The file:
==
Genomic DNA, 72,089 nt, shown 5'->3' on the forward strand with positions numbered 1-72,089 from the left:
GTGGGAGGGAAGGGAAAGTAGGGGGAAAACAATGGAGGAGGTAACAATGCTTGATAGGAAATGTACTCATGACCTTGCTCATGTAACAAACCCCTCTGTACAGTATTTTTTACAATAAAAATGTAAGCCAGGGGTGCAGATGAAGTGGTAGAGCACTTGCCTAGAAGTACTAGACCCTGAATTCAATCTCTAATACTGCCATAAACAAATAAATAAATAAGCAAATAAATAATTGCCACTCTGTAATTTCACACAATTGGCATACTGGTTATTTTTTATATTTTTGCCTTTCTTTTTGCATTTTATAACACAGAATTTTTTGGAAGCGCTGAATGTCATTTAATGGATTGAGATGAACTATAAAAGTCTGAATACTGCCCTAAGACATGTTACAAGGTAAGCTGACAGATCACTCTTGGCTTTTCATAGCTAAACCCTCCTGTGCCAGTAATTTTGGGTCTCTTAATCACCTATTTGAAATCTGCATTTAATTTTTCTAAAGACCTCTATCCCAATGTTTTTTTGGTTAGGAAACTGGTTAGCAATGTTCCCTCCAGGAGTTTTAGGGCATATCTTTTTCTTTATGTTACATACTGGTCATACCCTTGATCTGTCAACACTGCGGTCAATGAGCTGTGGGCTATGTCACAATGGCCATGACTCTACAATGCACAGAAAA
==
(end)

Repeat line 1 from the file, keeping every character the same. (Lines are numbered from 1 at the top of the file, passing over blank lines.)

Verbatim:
Genomic DNA, 72,089 nt, shown 5'->3' on the forward strand with positions numbered 1-72,089 from the left: